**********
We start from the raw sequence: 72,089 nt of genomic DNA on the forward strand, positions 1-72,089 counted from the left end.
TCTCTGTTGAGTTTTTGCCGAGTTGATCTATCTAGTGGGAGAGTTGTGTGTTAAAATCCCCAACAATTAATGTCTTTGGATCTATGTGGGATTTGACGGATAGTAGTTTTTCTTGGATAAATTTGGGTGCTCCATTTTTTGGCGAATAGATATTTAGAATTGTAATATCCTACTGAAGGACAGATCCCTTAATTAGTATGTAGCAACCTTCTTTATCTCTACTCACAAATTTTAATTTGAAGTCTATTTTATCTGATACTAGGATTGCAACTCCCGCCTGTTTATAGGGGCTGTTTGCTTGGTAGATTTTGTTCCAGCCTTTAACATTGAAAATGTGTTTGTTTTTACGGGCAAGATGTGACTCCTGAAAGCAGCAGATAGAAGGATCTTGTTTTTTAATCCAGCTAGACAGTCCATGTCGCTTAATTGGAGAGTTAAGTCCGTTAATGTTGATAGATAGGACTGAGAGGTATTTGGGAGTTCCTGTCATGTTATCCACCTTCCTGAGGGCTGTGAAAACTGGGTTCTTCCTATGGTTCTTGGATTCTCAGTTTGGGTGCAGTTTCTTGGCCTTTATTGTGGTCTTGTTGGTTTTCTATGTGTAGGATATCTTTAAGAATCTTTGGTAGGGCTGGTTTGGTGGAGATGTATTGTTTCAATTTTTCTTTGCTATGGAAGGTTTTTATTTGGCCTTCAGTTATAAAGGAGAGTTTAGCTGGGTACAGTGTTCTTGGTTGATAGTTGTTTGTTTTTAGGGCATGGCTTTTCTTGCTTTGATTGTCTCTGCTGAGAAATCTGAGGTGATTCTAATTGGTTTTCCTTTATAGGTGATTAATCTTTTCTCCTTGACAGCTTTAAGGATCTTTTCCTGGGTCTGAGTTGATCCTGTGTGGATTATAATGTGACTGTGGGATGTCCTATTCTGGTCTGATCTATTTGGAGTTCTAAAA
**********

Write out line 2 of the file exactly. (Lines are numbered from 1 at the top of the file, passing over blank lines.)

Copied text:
TCTCTGTTGAGTTTTTGCCGAGTTGATCTATCTAGTGGGAGAGTTGTGTGTTAAAATCCCCAACAATTAATGTCTTTGGATCTATGTGGGATTTGACGGATAGTAGTTTTTCTTGGATAAATTTGGGTGCTCCATTTTTTGGCGAATAGATATTTAGAATTGTAATATCCTACTGAAGGACAGATCCCTTAATTAGTATGTAGCAACCTTCTTTATCTCTACTCACAAATTTTAATTTGAAGTCTATTTTATCTGATACTAGGATTGCAACTCCCGCCTGTTTATAGGGGCTGTTTGCTTGGTAGATTTTGTTCCAGCCTTTAACATTGAAAATGTGTTTGTTTTTACGGGCAAGATGTGACTCCTGAAAGCAGCAGATAGAAGGATCTTGTTTTTTAATCCAGCTAGACAGTCCATGTCGCTTAATTGGAGAGTTAAGTCCGTTAATGTTGATAGATAGGACTGAGAGGTATTTGGGAGTTCCTGTCATGTTATCCACCTTCCTGAGGGCTGTGAAAACTGGGTTCTTCCTATGGTTCTTGGATTCTCAGTTTGGGTGCAGTTTCTTGGCCTTTATTGTGGTCTTGTTGGTTTTCTATGTGTAGGATATCTTTAAGAATCTTTGGTAGGGCTGGTTTGGTGGAGATGTATTGTTTCAATTTTTCTTTGCTATGGAAGGTTTTTATTTGGCCTTCAGTTATAAAGGAGAGTTTAGCTGGGTACAGTGTTCTTGGTTGATAGTTGTTTGTTTTTAGGGCATGGCTTTTCTTGCTTTGATTGTCTCTGCTGAGAAATCTGAGGTGATTCTAATTGGTTTTCCTTTATAGGTGATTAATCTTTTCTCCTTGACAGCTTTAAGGATCTTTTCCTGGGTCTGAGTTGATCCTGTGTGGATTATAATGTGACTGTGGGATGTCCTATTCTGGTCTGATCTATTTGGAGTTCTAAAA